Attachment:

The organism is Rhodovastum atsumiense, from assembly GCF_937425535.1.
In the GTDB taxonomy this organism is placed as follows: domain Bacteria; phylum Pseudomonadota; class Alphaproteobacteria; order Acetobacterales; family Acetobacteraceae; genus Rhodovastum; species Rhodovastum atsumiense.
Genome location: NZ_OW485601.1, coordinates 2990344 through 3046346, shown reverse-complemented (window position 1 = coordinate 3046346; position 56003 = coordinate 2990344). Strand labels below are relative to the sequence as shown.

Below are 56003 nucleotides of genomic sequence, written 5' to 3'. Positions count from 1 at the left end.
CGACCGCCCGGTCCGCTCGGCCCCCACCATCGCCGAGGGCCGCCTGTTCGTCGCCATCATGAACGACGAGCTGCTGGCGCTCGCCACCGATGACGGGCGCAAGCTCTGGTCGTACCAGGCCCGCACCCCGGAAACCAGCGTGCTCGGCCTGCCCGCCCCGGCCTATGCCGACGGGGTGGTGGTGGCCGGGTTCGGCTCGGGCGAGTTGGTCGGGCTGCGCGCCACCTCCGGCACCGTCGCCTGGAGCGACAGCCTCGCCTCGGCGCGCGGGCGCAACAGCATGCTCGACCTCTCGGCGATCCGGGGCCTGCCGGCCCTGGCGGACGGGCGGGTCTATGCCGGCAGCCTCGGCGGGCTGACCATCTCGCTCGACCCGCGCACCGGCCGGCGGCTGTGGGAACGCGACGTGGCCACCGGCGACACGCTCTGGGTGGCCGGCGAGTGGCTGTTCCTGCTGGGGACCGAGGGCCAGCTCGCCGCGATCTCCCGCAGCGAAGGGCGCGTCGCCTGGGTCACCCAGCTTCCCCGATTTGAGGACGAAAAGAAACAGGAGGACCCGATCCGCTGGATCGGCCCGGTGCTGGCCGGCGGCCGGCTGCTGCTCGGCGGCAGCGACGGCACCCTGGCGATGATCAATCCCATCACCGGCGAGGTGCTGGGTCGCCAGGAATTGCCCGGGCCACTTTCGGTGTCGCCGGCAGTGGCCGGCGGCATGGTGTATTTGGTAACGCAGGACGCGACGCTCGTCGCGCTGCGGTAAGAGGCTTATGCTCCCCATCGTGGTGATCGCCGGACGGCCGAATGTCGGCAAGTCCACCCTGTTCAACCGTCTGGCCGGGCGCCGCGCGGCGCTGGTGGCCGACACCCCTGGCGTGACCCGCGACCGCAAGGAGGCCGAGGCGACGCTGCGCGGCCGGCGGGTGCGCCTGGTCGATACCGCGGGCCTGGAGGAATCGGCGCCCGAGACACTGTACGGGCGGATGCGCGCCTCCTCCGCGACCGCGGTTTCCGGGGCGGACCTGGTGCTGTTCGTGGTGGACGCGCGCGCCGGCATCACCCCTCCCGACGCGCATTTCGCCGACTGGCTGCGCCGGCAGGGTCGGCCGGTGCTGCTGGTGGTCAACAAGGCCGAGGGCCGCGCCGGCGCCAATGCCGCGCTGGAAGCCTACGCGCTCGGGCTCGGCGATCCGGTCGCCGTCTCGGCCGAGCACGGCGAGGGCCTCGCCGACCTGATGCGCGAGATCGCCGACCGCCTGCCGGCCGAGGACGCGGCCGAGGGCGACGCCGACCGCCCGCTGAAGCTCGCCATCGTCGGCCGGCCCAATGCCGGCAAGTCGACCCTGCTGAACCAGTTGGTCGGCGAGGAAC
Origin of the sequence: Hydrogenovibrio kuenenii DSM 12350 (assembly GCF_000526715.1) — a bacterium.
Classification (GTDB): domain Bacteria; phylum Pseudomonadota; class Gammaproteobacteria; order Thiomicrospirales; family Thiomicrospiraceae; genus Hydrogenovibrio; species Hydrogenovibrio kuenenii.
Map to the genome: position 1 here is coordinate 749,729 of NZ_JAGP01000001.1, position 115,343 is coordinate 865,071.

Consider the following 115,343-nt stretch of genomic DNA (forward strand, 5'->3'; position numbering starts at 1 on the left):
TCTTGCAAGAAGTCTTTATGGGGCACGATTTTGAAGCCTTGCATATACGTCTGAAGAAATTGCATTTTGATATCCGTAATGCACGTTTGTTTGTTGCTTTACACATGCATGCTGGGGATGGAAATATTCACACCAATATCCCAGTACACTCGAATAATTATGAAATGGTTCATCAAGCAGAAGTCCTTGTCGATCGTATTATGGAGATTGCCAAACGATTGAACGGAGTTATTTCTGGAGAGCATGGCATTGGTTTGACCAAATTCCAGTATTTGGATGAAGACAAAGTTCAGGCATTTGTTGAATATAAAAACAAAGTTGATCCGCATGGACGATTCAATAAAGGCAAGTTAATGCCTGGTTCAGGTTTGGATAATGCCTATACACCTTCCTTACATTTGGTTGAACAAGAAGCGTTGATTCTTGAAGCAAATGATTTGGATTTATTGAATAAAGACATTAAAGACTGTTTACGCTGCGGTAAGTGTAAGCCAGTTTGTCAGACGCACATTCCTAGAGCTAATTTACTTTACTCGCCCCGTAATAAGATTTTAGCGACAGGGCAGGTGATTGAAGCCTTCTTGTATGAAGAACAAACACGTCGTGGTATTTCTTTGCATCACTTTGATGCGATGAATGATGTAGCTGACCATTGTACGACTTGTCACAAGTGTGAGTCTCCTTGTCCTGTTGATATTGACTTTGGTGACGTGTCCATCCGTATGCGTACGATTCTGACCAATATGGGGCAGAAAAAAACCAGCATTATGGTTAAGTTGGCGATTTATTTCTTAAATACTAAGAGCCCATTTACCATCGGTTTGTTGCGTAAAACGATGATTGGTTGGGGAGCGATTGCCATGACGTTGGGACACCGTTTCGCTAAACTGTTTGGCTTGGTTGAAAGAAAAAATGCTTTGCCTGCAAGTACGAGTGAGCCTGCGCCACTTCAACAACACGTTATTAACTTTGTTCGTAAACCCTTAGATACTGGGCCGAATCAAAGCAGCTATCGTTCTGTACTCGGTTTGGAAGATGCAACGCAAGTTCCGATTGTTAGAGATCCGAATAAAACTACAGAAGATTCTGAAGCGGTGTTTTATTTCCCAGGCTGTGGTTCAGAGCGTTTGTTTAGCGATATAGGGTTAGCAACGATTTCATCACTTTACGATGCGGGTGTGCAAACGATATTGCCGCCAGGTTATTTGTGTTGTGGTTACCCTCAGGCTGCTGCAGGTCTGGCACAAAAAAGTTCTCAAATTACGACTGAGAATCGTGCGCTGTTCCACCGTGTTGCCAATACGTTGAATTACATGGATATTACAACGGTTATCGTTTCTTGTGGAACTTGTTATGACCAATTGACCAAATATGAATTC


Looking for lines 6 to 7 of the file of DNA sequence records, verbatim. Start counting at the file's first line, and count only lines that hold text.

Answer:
Origin of the sequence: Hydrogenovibrio kuenenii DSM 12350 (assembly GCF_000526715.1) — a bacterium.
Classification (GTDB): domain Bacteria; phylum Pseudomonadota; class Gammaproteobacteria; order Thiomicrospirales; family Thiomicrospiraceae; genus Hydrogenovibrio; species Hydrogenovibrio kuenenii.